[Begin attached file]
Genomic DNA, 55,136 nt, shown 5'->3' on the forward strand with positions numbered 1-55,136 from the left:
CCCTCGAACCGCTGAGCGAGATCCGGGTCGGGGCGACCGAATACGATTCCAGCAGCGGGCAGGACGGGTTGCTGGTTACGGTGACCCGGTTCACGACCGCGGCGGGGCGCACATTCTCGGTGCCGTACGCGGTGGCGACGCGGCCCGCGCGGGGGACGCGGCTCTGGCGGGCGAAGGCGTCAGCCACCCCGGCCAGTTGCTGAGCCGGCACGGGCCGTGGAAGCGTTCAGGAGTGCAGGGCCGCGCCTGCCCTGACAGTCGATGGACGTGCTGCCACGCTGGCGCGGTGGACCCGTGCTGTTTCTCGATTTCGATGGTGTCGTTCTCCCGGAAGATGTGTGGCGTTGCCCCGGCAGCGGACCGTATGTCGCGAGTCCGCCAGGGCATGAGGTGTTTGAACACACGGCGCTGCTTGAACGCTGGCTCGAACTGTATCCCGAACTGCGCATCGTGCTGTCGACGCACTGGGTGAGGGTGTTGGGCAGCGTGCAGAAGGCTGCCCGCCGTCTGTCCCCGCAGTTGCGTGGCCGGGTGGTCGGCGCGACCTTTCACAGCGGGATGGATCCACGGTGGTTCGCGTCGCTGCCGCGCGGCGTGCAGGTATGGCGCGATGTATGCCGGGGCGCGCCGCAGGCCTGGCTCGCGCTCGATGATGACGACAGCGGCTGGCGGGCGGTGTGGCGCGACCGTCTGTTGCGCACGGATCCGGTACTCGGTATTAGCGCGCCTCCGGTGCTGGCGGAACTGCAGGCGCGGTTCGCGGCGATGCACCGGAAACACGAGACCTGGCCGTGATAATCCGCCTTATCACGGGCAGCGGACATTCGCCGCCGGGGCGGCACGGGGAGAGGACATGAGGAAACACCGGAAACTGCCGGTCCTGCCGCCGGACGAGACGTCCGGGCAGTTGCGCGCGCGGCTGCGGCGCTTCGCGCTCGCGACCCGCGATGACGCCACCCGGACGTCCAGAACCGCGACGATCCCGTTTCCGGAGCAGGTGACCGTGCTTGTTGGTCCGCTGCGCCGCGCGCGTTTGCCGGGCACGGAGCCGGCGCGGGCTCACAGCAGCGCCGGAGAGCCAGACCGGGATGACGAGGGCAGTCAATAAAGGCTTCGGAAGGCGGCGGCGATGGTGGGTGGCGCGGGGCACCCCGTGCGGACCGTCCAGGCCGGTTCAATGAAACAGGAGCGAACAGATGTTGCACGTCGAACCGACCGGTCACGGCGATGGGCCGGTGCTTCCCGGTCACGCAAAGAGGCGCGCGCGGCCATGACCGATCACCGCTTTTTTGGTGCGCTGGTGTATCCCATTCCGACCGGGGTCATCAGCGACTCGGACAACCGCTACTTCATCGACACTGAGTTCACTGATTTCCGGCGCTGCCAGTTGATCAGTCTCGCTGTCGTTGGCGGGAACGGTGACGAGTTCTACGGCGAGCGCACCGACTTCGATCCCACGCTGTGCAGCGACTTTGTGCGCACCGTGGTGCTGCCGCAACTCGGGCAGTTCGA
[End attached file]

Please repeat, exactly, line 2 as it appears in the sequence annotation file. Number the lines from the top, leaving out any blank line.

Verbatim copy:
CCCTCGAACCGCTGAGCGAGATCCGGGTCGGGGCGACCGAATACGATTCCAGCAGCGGGCAGGACGGGTTGCTGGTTACGGTGACCCGGTTCACGACCGCGGCGGGGCGCACATTCTCGGTGCCGTACGCGGTGGCGACGCGGCCCGCGCGGGGGACGCGGCTCTGGCGGGCGAAGGCGTCAGCCACCCCGGCCAGTTGCTGAGCCGGCACGGGCCGTGGAAGCGTTCAGGAGTGCAGGGCCGCGCCTGCCCTGACAGTCGATGGACGTGCTGCCACGCTGGCGCGGTGGACCCGTGCTGTTTCTCGATTTCGATGGTGTCGTTCTCCCGGAAGATGTGTGGCGTTGCCCCGGCAGCGGACCGTATGTCGCGAGTCCGCCAGGGCATGAGGTGTTTGAACACACGGCGCTGCTTGAACGCTGGCTCGAACTGTATCCCGAACTGCGCATCGTGCTGTCGACGCACTGGGTGAGGGTGTTGGGCAGCGTGCAGAAGGCTGCCCGCCGTCTGTCCCCGCAGTTGCGTGGCCGGGTGGTCGGCGCGACCTTTCACAGCGGGATGGATCCACGGTGGTTCGCGTCGCTGCCGCGCGGCGTGCAGGTATGGCGCGATGTATGCCGGGGCGCGCCGCAGGCCTGGCTCGCGCTCGATGATGACGACAGCGGCTGGCGGGCGGTGTGGCGCGACCGTCTGTTGCGCACGGATCCGGTACTCGGTATTAGCGCGCCTCCGGTGCTGGCGGAACTGCAGGCGCGGTTCGCGGCGATGCACCGGAAACACGAGACCTGGCCGTGATAATCCGCCTTATCACGGGCAGCGGACATTCGCCGCCGGGGCGGCACGGGGAGAGGACATGAGGAAACACCGGAAACTGCCGGTCCTGCCGCCGGACGAGACGTCCGGGCAGTTGCGCGCGCGGCTGCGGCGCTTCGCGCTCGCGACCCGCGATGACGCCACCCGGACGTCCAGAACCGCGACGATCCCGTTTCCGGAGCAGGTGACCGTGCTTGTTGGTCCGCTGCGCCGCGCGCGTTTGCCGGGCACGGAGCCGGCGCGGGCTCACAGCAGCGCCGGAGAGCCAGACCGGGATGACGAGGGCAGTCAATAAAGGCTTCGGAAGGCGGCGGCGATGGTGGGTGGCGCGGGGCACCCCGTGCGGACCGTCCAGGCCGGTTCAATGAAACAGGAGCGAACAGATGTTGCACGTCGAACCGACCGGTCACGGCGATGGGCCGGTGCTTCCCGGTCACGCAAAGAGGCGCGCGCGGCCATGACCGATCACCGCTTTTTTGGTGCGCTGGTGTATCCCATTCCGACCGGGGTCATCAGCGACTCGGACAACCGCTACTTCATCGACACTGAGTTCACTGATTTCCGGCGCTGCCAGTTGATCAGTCTCGCTGTCGTTGGCGGGAACGGTGACGAGTTCTACGGCGAGCGCACCGACTTCGATCCCACGCTGTGCAGCGACTTTGTGCGCACCGTGGTGCTGCCGCAACTCGGGCAGTTCGA